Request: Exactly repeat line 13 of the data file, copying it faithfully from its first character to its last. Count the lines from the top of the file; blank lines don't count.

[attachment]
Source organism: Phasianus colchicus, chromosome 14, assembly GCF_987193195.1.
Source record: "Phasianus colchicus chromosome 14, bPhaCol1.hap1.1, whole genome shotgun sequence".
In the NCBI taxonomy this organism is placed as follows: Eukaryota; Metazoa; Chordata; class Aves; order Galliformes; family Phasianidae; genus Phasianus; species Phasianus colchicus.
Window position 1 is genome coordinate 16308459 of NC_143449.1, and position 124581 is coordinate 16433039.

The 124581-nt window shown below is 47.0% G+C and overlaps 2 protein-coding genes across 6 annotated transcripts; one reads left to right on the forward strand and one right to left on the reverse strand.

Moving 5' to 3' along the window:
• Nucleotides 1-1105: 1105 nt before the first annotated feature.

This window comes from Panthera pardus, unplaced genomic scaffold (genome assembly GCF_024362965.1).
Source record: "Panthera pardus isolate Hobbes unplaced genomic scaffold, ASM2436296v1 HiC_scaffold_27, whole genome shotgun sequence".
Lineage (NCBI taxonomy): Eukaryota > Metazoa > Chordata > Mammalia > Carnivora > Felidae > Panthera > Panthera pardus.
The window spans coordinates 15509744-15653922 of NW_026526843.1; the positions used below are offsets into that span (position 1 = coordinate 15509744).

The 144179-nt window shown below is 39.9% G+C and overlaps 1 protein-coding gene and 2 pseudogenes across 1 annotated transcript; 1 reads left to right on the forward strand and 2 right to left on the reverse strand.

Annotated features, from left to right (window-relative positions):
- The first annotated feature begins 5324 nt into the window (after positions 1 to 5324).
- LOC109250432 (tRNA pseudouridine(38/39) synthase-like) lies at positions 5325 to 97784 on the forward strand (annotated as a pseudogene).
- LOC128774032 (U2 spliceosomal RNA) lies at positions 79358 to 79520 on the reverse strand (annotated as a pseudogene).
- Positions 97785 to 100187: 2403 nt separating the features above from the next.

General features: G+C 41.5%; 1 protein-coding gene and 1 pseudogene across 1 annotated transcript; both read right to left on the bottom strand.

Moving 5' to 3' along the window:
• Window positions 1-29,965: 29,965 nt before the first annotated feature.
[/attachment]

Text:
Annotated features, from left to right (window-relative positions):